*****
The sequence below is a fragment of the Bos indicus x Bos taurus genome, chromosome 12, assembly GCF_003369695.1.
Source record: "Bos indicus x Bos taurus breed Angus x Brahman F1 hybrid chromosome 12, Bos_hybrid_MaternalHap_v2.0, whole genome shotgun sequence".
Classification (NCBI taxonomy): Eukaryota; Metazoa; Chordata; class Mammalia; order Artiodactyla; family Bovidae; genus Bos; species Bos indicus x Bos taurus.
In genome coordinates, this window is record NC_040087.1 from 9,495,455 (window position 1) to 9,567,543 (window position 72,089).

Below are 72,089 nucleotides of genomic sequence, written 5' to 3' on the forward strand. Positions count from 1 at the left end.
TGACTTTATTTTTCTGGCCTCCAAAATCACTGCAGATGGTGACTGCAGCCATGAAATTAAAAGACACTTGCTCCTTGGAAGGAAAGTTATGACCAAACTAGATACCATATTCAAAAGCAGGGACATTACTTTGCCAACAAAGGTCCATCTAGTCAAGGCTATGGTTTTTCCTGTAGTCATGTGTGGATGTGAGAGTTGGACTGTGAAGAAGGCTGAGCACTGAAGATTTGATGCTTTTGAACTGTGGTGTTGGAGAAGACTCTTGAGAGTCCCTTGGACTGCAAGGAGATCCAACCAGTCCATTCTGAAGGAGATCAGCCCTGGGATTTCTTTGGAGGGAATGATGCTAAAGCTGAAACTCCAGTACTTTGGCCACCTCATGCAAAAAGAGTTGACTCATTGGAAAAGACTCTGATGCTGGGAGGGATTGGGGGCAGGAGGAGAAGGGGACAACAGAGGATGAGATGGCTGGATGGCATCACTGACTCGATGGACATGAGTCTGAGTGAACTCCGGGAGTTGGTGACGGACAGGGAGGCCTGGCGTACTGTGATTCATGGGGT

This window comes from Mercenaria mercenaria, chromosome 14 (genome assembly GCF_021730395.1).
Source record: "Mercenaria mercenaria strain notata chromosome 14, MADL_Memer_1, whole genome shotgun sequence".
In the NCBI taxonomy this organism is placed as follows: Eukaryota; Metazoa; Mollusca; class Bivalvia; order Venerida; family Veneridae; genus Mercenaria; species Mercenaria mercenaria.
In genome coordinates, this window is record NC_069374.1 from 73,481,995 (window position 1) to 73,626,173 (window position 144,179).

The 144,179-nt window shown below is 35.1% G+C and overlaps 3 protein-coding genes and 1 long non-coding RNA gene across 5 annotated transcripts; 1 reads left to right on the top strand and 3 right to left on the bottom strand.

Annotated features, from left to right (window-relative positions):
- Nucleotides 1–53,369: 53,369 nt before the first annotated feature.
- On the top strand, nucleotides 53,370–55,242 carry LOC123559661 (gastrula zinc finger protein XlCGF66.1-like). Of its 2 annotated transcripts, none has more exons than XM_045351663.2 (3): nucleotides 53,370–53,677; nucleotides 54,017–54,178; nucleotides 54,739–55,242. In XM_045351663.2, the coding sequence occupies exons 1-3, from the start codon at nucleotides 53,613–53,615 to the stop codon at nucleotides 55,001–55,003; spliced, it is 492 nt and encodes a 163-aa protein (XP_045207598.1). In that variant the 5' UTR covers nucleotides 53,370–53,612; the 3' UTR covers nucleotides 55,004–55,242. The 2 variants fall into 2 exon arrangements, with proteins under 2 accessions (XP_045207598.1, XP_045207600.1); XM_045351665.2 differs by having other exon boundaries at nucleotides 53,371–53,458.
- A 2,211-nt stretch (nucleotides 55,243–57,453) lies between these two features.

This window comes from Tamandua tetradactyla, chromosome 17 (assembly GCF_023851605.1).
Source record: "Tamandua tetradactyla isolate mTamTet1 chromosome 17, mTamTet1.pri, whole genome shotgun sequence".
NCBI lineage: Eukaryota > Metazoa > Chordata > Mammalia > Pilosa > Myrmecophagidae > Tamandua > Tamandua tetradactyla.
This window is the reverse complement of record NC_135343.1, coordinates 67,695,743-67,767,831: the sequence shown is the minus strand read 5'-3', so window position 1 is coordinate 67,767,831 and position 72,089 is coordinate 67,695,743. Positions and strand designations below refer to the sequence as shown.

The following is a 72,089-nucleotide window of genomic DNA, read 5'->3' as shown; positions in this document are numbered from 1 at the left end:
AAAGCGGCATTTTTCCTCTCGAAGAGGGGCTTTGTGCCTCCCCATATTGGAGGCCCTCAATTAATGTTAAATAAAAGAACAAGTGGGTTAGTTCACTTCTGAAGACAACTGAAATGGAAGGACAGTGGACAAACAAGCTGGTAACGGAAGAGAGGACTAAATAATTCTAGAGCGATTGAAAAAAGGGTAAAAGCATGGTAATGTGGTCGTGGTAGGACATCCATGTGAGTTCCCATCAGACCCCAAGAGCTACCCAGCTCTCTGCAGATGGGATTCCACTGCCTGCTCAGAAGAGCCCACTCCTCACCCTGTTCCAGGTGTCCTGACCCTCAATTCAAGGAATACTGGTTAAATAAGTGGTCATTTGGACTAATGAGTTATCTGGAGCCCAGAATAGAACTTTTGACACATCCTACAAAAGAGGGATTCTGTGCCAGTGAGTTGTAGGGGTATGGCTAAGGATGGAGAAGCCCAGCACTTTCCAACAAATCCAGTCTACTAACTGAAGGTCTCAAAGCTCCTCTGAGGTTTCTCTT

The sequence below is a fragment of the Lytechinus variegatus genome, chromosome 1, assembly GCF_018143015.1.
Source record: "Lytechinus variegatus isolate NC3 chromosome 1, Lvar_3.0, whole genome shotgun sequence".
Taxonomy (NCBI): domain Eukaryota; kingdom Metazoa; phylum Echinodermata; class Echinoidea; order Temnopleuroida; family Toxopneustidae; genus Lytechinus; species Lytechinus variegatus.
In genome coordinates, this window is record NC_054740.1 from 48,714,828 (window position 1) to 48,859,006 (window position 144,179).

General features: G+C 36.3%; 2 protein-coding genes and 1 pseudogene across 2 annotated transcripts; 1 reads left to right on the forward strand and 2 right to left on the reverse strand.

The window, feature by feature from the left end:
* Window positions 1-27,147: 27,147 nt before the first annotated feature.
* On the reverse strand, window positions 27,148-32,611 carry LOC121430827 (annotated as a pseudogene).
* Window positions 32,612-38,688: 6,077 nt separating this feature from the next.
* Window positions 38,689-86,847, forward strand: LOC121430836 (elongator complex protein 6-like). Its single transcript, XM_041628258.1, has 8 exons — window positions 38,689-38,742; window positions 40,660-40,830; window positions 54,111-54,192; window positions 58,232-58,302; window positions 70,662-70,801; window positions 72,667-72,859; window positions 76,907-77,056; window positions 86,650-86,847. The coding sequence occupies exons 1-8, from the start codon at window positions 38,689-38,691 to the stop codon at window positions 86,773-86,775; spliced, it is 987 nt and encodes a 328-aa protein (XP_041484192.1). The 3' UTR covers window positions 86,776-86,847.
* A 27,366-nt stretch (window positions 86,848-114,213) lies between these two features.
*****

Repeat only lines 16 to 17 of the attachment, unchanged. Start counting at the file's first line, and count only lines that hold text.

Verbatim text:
This window comes from Tamandua tetradactyla, chromosome 17 (assembly GCF_023851605.1).
Source record: "Tamandua tetradactyla isolate mTamTet1 chromosome 17, mTamTet1.pri, whole genome shotgun sequence".